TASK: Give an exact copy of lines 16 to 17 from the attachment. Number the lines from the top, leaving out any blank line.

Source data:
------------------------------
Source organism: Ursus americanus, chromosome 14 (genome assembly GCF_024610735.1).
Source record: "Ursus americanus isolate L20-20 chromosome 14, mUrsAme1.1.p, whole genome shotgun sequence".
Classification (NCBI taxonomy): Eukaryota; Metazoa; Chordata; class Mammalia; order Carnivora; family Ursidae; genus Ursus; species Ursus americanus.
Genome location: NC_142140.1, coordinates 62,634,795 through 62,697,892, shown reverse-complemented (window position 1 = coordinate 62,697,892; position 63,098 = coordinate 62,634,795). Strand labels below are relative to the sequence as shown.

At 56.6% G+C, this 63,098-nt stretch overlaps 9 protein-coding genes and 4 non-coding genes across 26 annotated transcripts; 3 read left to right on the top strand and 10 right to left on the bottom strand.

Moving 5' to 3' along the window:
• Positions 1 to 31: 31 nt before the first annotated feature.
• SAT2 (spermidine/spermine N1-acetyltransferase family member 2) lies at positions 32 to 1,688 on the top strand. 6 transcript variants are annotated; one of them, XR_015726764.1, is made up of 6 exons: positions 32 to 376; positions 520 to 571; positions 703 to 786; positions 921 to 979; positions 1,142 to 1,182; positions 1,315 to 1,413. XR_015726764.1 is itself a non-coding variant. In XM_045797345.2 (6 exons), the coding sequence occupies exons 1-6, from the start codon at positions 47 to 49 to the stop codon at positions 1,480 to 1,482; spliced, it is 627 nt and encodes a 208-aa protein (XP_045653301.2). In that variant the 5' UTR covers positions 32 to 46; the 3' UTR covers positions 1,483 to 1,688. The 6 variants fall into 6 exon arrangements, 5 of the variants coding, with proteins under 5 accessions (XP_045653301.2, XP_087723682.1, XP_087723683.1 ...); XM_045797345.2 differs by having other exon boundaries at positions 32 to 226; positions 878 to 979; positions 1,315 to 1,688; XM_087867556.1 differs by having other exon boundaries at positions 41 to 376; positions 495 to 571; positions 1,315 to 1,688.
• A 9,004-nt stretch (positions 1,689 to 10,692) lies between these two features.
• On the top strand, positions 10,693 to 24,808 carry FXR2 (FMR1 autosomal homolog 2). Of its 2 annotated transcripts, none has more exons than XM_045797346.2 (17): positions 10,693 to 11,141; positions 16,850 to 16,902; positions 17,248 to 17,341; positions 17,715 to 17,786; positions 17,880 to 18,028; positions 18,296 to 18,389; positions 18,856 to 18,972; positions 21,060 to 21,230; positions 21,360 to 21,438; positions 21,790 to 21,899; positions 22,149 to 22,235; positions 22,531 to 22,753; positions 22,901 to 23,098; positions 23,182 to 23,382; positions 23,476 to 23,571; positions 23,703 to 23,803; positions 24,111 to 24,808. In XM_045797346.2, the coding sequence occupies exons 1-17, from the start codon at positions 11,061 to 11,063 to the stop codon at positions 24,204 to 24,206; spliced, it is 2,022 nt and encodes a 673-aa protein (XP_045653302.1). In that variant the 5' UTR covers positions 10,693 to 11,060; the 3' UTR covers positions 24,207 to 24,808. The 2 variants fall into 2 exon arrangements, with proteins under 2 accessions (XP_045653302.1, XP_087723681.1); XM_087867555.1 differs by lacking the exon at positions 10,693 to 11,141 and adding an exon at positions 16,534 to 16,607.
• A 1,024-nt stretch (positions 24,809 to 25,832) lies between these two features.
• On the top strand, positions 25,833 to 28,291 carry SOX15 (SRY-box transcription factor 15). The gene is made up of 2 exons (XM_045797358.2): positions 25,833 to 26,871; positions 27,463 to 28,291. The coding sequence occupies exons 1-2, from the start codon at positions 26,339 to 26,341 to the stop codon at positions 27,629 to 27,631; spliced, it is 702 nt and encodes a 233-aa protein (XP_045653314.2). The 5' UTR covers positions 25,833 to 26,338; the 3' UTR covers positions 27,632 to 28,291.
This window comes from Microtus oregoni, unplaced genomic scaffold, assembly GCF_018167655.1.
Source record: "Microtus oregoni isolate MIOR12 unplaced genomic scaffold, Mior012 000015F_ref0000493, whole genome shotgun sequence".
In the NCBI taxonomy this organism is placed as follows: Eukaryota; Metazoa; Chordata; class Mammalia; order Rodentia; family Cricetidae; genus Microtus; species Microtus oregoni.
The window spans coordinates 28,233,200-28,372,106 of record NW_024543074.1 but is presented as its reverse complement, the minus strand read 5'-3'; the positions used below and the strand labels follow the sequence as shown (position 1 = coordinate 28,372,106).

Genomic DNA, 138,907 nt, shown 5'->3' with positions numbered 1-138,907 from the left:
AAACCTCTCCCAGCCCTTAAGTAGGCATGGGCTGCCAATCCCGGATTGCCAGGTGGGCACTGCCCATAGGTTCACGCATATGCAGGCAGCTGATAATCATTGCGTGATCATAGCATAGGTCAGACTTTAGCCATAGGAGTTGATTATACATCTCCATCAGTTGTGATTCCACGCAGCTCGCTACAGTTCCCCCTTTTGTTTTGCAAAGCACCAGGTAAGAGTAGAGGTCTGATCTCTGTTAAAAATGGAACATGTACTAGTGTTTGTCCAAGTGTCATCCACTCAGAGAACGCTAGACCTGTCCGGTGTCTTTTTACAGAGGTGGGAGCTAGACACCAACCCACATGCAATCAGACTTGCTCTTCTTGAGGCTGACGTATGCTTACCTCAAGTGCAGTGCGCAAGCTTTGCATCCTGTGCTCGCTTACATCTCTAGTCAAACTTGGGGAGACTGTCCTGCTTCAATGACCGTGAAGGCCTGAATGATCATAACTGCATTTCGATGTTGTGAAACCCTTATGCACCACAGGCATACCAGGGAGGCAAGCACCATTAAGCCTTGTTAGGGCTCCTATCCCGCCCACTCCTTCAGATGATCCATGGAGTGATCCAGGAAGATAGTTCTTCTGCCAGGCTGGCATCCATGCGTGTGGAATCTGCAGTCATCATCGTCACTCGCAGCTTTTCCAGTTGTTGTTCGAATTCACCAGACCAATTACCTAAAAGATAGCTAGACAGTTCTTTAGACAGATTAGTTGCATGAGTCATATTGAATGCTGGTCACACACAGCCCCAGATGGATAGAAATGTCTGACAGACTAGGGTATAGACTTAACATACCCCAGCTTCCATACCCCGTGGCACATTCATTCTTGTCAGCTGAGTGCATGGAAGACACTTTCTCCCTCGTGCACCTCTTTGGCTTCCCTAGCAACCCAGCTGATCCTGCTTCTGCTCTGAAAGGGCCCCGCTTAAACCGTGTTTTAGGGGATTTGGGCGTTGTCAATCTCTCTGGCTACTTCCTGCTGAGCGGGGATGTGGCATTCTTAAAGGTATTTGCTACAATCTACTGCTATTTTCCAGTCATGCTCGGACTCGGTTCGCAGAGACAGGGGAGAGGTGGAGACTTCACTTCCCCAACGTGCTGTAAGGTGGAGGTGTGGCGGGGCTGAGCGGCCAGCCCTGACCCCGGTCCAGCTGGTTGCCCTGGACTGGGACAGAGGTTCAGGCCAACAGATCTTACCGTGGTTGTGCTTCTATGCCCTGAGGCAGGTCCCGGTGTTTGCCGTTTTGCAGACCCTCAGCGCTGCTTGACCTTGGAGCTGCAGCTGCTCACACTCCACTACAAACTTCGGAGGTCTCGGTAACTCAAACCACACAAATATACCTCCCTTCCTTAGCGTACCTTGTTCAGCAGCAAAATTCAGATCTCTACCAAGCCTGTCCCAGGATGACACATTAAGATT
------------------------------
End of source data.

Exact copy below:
The window spans coordinates 28,233,200-28,372,106 of record NW_024543074.1 but is presented as its reverse complement, the minus strand read 5'-3'; the positions used below and the strand labels follow the sequence as shown (position 1 = coordinate 28,372,106).

Genomic DNA, 138,907 nt, shown 5'->3' with positions numbered 1-138,907 from the left: